DY: In Just a Few Words (#55)
In that moment, I realized I was neither old money nor new money.
Some years back, we made several trips to Charlottesville in southern Virginia to join with college friends attending horse steeplechases. If you’ve never been to a steeplechase, the well-trained horses and their riders put on a good show as they come by multiple times on a long, set course. A good steeplechase draws thousands of people wandering around on beautiful property feeling good about themselves and, in the back of their minds, asking how such an important happening would include someone like me?
A steeplechase is a social event every bit as much as - and perhaps even more than - an athletic contest. If you’re at a steeplechase and you pay attention, my experience is that you will see three distinct types of people.
Group one are self-important, but low profile attendees. You don’t know them. They aren’t self-promoters hoping some media person will ask if it’s alright to take their picture. Old money likes a low profile. But you know they’re important because they are attending the same event you are. Many steeplechase spectators carry themselves as models of understated success.
That said, there are others who clamor for attention. They are clearly new money and want to be noticed. They’re easy to spot because they dress to the nines - men in blazers and neckties and women with hats that rival anything you might see at the Kentucky Derby. Unlike old money, new money wants you to take their picture.
The third group includes the heavy drinkers. Steeplechases are all-day events and cocktail hour starts very early. Heaven forbid that anyone would ever be thirsty at a steeplechase. It must be five o’clock somewhere is an expression you might well hear as early as 10 a.m. as the Bloody Marys and Mimosas are served as an integral part of steeplechase tail-gating.
All this is a mere prelude to a weekend up in the horse country of northern Virginia. We were invited to a major steeplechase near the home of a college friend. Also attending would be my college roommate and another college friend.
On the day we were to start a six hour car trip to our host’s home, it occurred to me that I should bring a gift. I had not seen this person for many years and had no knowledge of what he might like. So, I took a shot in the dark, ventured out to our neighborhood liquor store and purchased four bottles of very fine White Zinfandel. I knew it was premium wine because each bottle cost $6.00. My total tab for four was $24.00. I carefully gift-wrapped my treasured cargo in a brown paper bag with some of that morning’s Cleveland Plain Dealer wedged between the bottles to keep them from clanking and - worse yet - breaking.
As we turned into our host’s driveway, I knew immediately I was in trouble. That driveway was at least a quarter-mile long and on both sides were herds of prize cattle. Off in the distance I could see his home - large with enormous white pillars. Just beyond the house were vintage cars - at least three or four. What was I to do? It was too late to turn around and buy better wine. I just had to suck it up and commit to living with everlasting embarrassment.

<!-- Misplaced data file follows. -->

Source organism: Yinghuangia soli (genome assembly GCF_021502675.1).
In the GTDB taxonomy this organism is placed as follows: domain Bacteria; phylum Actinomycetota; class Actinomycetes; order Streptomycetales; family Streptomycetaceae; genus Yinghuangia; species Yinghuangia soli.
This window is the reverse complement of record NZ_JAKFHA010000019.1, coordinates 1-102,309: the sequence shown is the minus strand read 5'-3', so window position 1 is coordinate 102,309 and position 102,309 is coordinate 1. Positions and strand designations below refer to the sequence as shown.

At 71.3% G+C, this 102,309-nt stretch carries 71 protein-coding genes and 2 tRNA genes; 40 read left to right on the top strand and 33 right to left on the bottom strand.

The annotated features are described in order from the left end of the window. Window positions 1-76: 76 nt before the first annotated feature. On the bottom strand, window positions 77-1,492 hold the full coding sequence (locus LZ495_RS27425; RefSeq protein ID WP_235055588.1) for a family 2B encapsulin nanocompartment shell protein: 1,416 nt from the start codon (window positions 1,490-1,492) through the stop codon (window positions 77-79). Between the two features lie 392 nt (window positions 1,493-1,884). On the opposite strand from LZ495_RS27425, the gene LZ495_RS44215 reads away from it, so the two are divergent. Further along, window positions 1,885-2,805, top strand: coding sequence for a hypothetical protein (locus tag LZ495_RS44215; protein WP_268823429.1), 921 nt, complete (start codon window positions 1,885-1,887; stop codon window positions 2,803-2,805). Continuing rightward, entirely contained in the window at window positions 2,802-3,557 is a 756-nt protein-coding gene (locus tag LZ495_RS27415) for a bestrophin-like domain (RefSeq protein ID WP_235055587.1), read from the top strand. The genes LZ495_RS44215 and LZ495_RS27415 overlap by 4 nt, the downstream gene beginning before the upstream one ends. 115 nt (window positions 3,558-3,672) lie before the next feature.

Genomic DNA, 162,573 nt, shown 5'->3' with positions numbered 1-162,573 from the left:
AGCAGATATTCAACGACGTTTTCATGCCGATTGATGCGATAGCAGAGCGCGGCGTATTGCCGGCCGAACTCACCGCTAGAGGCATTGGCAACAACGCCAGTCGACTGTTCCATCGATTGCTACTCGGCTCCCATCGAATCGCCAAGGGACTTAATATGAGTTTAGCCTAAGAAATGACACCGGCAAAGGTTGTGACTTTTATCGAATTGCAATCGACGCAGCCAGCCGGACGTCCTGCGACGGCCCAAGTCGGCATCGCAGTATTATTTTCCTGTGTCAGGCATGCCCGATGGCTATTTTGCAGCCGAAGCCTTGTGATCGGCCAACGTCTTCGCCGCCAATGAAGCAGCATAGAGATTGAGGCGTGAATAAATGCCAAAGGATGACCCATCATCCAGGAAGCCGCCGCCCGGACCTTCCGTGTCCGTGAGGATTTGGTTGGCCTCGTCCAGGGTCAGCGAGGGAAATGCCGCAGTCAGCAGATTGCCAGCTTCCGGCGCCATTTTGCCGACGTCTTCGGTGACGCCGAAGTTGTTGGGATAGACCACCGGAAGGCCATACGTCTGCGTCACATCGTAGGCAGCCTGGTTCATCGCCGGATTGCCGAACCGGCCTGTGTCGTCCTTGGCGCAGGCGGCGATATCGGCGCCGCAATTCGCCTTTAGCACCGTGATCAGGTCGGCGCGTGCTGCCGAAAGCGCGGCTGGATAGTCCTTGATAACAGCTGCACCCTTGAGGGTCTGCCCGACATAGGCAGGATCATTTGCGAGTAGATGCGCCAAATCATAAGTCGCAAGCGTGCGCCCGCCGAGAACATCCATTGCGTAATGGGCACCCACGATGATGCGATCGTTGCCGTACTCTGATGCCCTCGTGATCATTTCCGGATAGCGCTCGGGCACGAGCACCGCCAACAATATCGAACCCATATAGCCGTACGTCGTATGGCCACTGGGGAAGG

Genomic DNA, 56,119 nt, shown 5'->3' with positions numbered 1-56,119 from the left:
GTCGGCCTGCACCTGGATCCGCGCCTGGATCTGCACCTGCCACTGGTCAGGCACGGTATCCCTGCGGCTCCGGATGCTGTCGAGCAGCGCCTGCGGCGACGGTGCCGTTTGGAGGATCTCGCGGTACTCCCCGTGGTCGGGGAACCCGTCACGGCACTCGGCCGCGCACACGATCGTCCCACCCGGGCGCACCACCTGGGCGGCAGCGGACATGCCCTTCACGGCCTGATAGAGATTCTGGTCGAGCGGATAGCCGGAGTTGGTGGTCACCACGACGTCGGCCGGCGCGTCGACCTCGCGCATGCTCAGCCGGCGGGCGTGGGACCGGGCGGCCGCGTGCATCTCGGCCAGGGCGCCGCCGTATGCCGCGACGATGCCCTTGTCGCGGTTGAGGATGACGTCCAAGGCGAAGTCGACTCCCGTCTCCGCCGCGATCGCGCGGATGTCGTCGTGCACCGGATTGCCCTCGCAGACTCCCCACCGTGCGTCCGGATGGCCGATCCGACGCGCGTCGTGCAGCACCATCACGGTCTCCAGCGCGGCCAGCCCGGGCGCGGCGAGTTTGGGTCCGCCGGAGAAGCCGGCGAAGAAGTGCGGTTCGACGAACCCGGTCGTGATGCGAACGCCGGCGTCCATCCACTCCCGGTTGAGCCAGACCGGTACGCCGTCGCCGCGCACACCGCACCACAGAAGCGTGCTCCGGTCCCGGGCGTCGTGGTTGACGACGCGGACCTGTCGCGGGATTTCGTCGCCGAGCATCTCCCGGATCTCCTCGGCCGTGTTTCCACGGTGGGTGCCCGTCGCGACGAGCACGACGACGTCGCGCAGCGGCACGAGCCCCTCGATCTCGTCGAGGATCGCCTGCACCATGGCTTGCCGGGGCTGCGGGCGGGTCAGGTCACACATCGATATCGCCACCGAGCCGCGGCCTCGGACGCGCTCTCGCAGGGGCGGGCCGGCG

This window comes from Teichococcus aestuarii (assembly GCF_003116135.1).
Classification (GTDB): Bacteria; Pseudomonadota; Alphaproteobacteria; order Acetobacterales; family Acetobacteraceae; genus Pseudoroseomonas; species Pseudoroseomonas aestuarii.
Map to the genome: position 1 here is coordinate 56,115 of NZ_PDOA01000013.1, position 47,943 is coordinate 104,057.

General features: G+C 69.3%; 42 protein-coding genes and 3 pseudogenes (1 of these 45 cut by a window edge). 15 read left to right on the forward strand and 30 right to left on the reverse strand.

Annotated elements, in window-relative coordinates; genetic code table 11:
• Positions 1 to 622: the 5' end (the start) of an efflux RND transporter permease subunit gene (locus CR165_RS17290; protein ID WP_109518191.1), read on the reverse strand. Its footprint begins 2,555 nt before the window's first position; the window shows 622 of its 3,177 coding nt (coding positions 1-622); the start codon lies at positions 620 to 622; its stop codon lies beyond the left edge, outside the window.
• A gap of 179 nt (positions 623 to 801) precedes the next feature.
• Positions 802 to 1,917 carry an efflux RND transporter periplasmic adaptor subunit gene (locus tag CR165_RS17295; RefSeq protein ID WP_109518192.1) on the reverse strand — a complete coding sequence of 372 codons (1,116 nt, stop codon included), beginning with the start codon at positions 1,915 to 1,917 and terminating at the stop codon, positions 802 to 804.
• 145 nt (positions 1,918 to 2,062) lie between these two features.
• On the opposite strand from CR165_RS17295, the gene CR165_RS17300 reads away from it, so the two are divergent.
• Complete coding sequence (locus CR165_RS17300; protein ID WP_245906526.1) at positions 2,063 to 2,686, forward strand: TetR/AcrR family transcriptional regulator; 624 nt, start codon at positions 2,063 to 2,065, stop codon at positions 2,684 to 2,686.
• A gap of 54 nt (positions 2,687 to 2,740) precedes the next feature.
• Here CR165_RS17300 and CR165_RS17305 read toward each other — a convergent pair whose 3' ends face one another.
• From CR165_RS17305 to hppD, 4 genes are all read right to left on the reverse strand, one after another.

The host and my college roommate were outside awaiting our arrival. I pulled up and retrieved the paper bag with four $6.00 bottles of wine and said, I hope you’ll enjoy this small gift of appreciation. Our host responded, This is absolutely wonderful. I’ll chill these down right away and we’ll have them for dinner tonight. And, much to my chagrin, we did have that terrible, cheap wine that very night.
What happened next is a memory I cannot shake. My college roommate - who preceded my wife as my roommate - said, Davis, would you like to see Bob’s wine cellar? Mortified, but ever the good guest, I gulped and responded, Of course. Off we went to a temperature-controlled wine cellar with 1,100 bottles of imported French wine in wooden crates. I have had many instances of abject humility in my life, but that was by far my largest experience of feeling small.
But, I couldn’t let total humility stop me. Up and at ‘em the next morning, and we were off to the last steeplechase I ever attended. I am not old money and I definitely kept my head down that day, but several attendees did come up to me and ask, Didn’t you used to be somebody?
Four bottles of crummy $6.00 wine. What kind of person would be so classless as to give that as a gift? The guilt and shame I carry from having done that will last a lifetime. I’ve been in counseling for 30 years trying to come to grips with what I did. I still can’t shake it.
DY: In Just a Few Words is a blog that comes out when something needs to be said or every Tuesday - whichever comes first. Davis Young is a communications professional who adds 50+ years of experience and perspective to issues of the day. His emphasis in DY: In Just a Few Words will be humor (a touch of sarcasm here, a pinch of facetiousness there...). Once in a while, he will touch on something a bit more serious - but hopefully not too deep or depressing.
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